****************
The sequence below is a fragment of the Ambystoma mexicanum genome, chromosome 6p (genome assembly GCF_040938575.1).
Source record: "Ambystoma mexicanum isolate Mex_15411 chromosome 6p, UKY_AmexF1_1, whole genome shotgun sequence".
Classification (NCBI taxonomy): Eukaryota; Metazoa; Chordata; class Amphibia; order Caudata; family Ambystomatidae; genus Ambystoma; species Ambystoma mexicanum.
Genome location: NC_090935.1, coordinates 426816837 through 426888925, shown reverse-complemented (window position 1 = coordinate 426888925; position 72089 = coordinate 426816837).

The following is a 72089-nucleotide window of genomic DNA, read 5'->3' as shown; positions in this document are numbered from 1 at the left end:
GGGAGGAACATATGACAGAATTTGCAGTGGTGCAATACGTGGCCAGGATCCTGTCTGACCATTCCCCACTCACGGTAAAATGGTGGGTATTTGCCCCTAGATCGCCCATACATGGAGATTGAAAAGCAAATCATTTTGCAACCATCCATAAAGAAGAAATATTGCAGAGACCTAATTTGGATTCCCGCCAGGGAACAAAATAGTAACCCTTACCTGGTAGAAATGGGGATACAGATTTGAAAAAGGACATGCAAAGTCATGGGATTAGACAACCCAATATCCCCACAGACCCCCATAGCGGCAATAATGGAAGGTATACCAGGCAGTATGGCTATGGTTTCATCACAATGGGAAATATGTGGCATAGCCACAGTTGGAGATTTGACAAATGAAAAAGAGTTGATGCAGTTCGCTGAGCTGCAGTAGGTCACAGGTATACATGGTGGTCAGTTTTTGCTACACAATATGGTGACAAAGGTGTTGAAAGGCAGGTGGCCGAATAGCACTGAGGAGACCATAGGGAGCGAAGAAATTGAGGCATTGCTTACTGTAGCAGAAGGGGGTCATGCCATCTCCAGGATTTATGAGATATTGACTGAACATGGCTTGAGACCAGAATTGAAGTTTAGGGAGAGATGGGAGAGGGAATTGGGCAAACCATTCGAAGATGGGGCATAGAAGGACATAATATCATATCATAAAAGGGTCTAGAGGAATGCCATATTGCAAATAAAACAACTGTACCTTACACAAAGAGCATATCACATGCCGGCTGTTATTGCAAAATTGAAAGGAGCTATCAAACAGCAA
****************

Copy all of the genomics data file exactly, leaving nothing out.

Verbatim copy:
The sequence below is a fragment of the Ambystoma mexicanum genome, chromosome 6p (genome assembly GCF_040938575.1).
Source record: "Ambystoma mexicanum isolate Mex_15411 chromosome 6p, UKY_AmexF1_1, whole genome shotgun sequence".
Classification (NCBI taxonomy): Eukaryota; Metazoa; Chordata; class Amphibia; order Caudata; family Ambystomatidae; genus Ambystoma; species Ambystoma mexicanum.
Genome location: NC_090935.1, coordinates 426816837 through 426888925, shown reverse-complemented (window position 1 = coordinate 426888925; position 72089 = coordinate 426816837).

The following is a 72089-nucleotide window of genomic DNA, read 5'->3' as shown; positions in this document are numbered from 1 at the left end:
GGGAGGAACATATGACAGAATTTGCAGTGGTGCAATACGTGGCCAGGATCCTGTCTGACCATTCCCCACTCACGGTAAAATGGTGGGTATTTGCCCCTAGATCGCCCATACATGGAGATTGAAAAGCAAATCATTTTGCAACCATCCATAAAGAAGAAATATTGCAGAGACCTAATTTGGATTCCCGCCAGGGAACAAAATAGTAACCCTTACCTGGTAGAAATGGGGATACAGATTTGAAAAAGGACATGCAAAGTCATGGGATTAGACAACCCAATATCCCCACAGACCCCCATAGCGGCAATAATGGAAGGTATACCAGGCAGTATGGCTATGGTTTCATCACAATGGGAAATATGTGGCATAGCCACAGTTGGAGATTTGACAAATGAAAAAGAGTTGATGCAGTTCGCTGAGCTGCAGTAGGTCACAGGTATACATGGTGGTCAGTTTTTGCTACACAATATGGTGACAAAGGTGTTGAAAGGCAGGTGGCCGAATAGCACTGAGGAGACCATAGGGAGCGAAGAAATTGAGGCATTGCTTACTGTAGCAGAAGGGGGTCATGCCATCTCCAGGATTTATGAGATATTGACTGAACATGGCTTGAGACCAGAATTGAAGTTTAGGGAGAGATGGGAGAGGGAATTGGGCAAACCATTCGAAGATGGGGCATAGAAGGACATAATATCATATCATAAAAGGGTCTAGAGGAATGCCATATTGCAAATAAAACAACTGTACCTTACACAAAGAGCATATCACATGCCGGCTGTTATTGCAAAATTGAAAGGAGCTATCAAACAGCAA